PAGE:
Ivan Frade already blogged this, so that that means that I can keep this one shorter.
But yeah, we have just finished what we decided to call class-signals for Tracker. You are looking at software development taking place as we speak, because we still need to do a peer-review of the branch and then merge it to our experimental branch. This will probably happen in a few minutes.
The new feature means that if the ontology of a rdfs:Class contains a rdfs:Property tracker:notify that is set to true, then Tracker will offer a DBus object for that class. Whenever a subject of that class is added, updated or removed you will receive a signal about it on that DBus object.
Ok, ok, I know. You don’t want to click links and search for it yourself. Here are some “screenshots”:
nmo:FeedMessage a rdfs:Class ; tracker:notify true ; rdfs:subClassOf nmo:Message .
The DBus API is split per rdfs:Class. That’s because we don’t want that a lot of applications will be listening for each and every change to each and every subject. Now they can instead select the classes that they are interested in. That way they can avoid getting woken up constantly by our damn signal.
This feature is a change signal mechanism. We will eventually implement support for full live-queries.
Supporting full live-queries means that we’ll need to store some state about your session to test whether your SPARQL query requires an update from Tracker to get your client’s previous result list synchronized. It’s quite a bit more tricky, especially if you want to support most of SPARQL to go together with the live-query notifications, and especially if you want to be accurate.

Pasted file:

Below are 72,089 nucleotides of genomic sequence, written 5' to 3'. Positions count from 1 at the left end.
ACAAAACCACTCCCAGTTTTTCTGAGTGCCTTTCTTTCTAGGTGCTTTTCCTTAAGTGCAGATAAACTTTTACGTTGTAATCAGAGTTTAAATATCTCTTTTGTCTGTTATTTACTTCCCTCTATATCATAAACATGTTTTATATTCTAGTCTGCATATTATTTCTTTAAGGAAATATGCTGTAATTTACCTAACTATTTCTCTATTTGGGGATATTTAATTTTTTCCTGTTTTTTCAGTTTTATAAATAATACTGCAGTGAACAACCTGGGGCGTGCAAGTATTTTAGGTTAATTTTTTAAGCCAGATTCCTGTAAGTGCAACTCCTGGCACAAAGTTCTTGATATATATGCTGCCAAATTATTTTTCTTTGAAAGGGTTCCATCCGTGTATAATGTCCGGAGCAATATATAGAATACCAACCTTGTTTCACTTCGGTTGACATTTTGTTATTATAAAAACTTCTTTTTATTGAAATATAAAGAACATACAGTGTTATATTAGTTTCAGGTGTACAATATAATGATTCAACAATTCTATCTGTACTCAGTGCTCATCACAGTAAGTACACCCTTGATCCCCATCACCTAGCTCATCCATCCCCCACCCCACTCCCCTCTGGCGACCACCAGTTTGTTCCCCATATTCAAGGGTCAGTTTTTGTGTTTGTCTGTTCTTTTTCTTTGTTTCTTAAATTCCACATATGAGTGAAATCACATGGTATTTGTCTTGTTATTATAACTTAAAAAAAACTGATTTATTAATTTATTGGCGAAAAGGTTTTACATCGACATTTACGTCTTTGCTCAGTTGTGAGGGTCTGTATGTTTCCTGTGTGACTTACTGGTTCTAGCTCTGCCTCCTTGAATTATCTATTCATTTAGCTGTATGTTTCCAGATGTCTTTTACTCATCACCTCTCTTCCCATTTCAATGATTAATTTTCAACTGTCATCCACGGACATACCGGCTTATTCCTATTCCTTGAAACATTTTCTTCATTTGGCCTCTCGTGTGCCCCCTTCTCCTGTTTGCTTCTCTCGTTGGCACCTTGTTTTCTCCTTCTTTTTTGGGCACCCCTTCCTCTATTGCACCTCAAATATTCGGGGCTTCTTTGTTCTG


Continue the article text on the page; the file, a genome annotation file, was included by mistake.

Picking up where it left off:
Finally you don’t want the live-query capability to be a huge performance burden each time material becomes updated.
This is why we are now putting in place this feature. We think that for 90% of the applications the capabilities of the class-signals feature will be sufficient for their live update needs.
3 thoughts on “Tracker’s class signals, live search capabilities”
Hmm, this seems like a kind of heavy way to implement live queries. Clients basically have to rerun the query in a polling fashion everything anything changes, pulling down all the data again.
I guess if you just want to display “last 10 emails” its ok, but that sort of usecase seems pretty limited.
Well, the fact is that for live query support the server would anyway need to run the same query, but in addition, also the server would need to keep the session alive for the live query so that the change damage map can be properly calculated, so processing wise, this is probably better solution, as application can at least now decide when it needs to refresh the content. Also, any removals are really easy for the app to do, and so are changes (you can just re-query the changed content). Additions tend to require a bit more logic if the sorting is done on server side. If the sorting is done client side, even the additions are easy to do (you just rerun the same query again with the additional filter that it only applies to the added items).
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